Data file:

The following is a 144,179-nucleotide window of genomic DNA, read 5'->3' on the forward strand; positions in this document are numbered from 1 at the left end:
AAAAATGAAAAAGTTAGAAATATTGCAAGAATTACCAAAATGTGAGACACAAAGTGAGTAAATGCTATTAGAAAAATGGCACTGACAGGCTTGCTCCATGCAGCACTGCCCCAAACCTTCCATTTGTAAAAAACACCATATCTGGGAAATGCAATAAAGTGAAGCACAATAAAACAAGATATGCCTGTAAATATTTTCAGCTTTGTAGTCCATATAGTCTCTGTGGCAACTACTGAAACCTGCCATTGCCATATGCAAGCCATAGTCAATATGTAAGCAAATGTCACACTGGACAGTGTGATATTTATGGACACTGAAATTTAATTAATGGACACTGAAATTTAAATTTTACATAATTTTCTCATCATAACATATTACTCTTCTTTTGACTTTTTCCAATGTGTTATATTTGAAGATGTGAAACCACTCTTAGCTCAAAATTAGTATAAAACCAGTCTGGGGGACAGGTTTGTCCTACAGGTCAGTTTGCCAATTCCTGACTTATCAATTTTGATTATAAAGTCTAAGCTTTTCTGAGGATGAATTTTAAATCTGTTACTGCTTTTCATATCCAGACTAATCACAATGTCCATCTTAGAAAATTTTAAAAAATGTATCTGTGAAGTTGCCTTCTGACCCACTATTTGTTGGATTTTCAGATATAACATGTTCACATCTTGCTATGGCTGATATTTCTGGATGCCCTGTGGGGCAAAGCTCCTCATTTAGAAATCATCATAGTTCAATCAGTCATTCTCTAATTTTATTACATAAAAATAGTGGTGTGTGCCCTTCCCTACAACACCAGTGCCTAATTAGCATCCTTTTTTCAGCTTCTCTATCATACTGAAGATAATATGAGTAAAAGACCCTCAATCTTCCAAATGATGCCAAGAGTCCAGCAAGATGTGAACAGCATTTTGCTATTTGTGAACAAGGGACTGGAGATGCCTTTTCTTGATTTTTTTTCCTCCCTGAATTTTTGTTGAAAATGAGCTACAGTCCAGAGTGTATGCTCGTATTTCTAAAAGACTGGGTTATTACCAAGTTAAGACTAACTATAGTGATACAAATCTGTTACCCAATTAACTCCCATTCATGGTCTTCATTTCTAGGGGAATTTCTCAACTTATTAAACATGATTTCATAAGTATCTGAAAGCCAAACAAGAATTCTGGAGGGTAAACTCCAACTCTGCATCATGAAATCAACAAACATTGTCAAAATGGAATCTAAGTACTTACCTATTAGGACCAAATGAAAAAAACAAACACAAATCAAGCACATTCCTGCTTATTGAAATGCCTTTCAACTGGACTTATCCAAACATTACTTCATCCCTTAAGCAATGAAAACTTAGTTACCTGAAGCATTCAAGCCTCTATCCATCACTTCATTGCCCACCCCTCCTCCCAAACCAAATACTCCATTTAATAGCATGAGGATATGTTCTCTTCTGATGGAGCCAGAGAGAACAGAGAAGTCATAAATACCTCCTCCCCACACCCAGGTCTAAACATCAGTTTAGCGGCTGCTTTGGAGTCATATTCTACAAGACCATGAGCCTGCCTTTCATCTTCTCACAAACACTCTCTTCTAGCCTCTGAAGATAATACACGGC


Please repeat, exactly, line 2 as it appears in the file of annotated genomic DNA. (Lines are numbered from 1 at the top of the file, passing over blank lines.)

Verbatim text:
AAAAATGAAAAAGTTAGAAATATTGCAAGAATTACCAAAATGTGAGACACAAAGTGAGTAAATGCTATTAGAAAAATGGCACTGACAGGCTTGCTCCATGCAGCACTGCCCCAAACCTTCCATTTGTAAAAAACACCATATCTGGGAAATGCAATAAAGTGAAGCACAATAAAACAAGATATGCCTGTAAATATTTTCAGCTTTGTAGTCCATATAGTCTCTGTGGCAACTACTGAAACCTGCCATTGCCATATGCAAGCCATAGTCAATATGTAAGCAAATGTCACACTGGACAGTGTGATATTTATGGACACTGAAATTTAATTAATGGACACTGAAATTTAAATTTTACATAATTTTCTCATCATAACATATTACTCTTCTTTTGACTTTTTCCAATGTGTTATATTTGAAGATGTGAAACCACTCTTAGCTCAAAATTAGTATAAAACCAGTCTGGGGGACAGGTTTGTCCTACAGGTCAGTTTGCCAATTCCTGACTTATCAATTTTGATTATAAAGTCTAAGCTTTTCTGAGGATGAATTTTAAATCTGTTACTGCTTTTCATATCCAGACTAATCACAATGTCCATCTTAGAAAATTTTAAAAAATGTATCTGTGAAGTTGCCTTCTGACCCACTATTTGTTGGATTTTCAGATATAACATGTTCACATCTTGCTATGGCTGATATTTCTGGATGCCCTGTGGGGCAAAGCTCCTCATTTAGAAATCATCATAGTTCAATCAGTCATTCTCTAATTTTATTACATAAAAATAGTGGTGTGTGCCCTTCCCTACAACACCAGTGCCTAATTAGCATCCTTTTTTCAGCTTCTCTATCATACTGAAGATAATATGAGTAAAAGACCCTCAATCTTCCAAATGATGCCAAGAGTCCAGCAAGATGTGAACAGCATTTTGCTATTTGTGAACAAGGGACTGGAGATGCCTTTTCTTGATTTTTTTTCCTCCCTGAATTTTTGTTGAAAATGAGCTACAGTCCAGAGTGTATGCTCGTATTTCTAAAAGACTGGGTTATTACCAAGTTAAGACTAACTATAGTGATACAAATCTGTTACCCAATTAACTCCCATTCATGGTCTTCATTTCTAGGGGAATTTCTCAACTTATTAAACATGATTTCATAAGTATCTGAAAGCCAAACAAGAATTCTGGAGGGTAAACTCCAACTCTGCATCATGAAATCAACAAACATTGTCAAAATGGAATCTAAGTACTTACCTATTAGGACCAAATGAAAAAAACAAACACAAATCAAGCACATTCCTGCTTATTGAAATGCCTTTCAACTGGACTTATCCAAACATTACTTCATCCCTTAAGCAATGAAAACTTAGTTACCTGAAGCATTCAAGCCTCTATCCATCACTTCATTGCCCACCCCTCCTCCCAAACCAAATACTCCATTTAATAGCATGAGGATATGTTCTCTTCTGATGGAGCCAGAGAGAACAGAGAAGTCATAAATACCTCCTCCCCACACCCAGGTCTAAACATCAGTTTAGCGGCTGCTTTGGAGTCATATTCTACAAGACCATGAGCCTGCCTTTCATCTTCTCACAAACACTCTCTTCTAGCCTCTGAAGATAATACACGGC